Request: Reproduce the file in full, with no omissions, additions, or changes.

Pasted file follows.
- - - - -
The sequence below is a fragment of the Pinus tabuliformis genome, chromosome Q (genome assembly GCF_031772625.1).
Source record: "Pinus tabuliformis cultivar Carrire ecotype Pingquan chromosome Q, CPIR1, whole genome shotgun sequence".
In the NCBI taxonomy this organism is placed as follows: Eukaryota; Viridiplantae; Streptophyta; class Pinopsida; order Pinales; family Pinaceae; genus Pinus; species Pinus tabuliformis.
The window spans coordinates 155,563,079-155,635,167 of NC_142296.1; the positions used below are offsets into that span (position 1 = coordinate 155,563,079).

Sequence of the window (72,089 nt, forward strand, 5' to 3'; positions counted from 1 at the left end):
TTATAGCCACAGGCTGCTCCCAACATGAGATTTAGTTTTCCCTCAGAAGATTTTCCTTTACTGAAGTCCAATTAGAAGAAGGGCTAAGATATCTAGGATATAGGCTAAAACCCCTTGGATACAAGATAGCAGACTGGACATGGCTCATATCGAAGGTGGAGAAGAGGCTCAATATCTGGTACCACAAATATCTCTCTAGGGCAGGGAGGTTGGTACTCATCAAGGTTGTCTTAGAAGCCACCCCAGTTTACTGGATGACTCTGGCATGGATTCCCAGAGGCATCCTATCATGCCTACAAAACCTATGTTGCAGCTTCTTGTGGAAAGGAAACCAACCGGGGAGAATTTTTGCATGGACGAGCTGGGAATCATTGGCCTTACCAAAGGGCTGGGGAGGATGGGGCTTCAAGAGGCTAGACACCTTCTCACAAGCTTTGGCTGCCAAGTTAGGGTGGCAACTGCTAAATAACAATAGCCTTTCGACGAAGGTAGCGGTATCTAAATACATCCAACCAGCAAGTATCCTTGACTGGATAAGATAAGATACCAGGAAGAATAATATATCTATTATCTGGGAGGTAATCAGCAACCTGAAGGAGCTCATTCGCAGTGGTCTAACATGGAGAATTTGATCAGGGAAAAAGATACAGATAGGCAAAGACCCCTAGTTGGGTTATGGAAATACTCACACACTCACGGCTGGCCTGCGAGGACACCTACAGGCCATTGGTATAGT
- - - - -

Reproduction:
The sequence below is a fragment of the Pinus tabuliformis genome, chromosome Q (genome assembly GCF_031772625.1).
Source record: "Pinus tabuliformis cultivar Carrire ecotype Pingquan chromosome Q, CPIR1, whole genome shotgun sequence".
In the NCBI taxonomy this organism is placed as follows: Eukaryota; Viridiplantae; Streptophyta; class Pinopsida; order Pinales; family Pinaceae; genus Pinus; species Pinus tabuliformis.
The window spans coordinates 155,563,079-155,635,167 of NC_142296.1; the positions used below are offsets into that span (position 1 = coordinate 155,563,079).

Sequence of the window (72,089 nt, forward strand, 5' to 3'; positions counted from 1 at the left end):
TTATAGCCACAGGCTGCTCCCAACATGAGATTTAGTTTTCCCTCAGAAGATTTTCCTTTACTGAAGTCCAATTAGAAGAAGGGCTAAGATATCTAGGATATAGGCTAAAACCCCTTGGATACAAGATAGCAGACTGGACATGGCTCATATCGAAGGTGGAGAAGAGGCTCAATATCTGGTACCACAAATATCTCTCTAGGGCAGGGAGGTTGGTACTCATCAAGGTTGTCTTAGAAGCCACCCCAGTTTACTGGATGACTCTGGCATGGATTCCCAGAGGCATCCTATCATGCCTACAAAACCTATGTTGCAGCTTCTTGTGGAAAGGAAACCAACCGGGGAGAATTTTTGCATGGACGAGCTGGGAATCATTGGCCTTACCAAAGGGCTGGGGAGGATGGGGCTTCAAGAGGCTAGACACCTTCTCACAAGCTTTGGCTGCCAAGTTAGGGTGGCAACTGCTAAATAACAATAGCCTTTCGACGAAGGTAGCGGTATCTAAATACATCCAACCAGCAAGTATCCTTGACTGGATAAGATAAGATACCAGGAAGAATAATATATCTATTATCTGGGAGGTAATCAGCAACCTGAAGGAGCTCATTCGCAGTGGTCTAACATGGAGAATTTGATCAGGGAAAAAGATACAGATAGGCAAAGACCCCTAGTTGGGTTATGGAAATACTCACACACTCACGGCTGGCCTGCGAGGACACCTACAGGCCATTGGTATAGT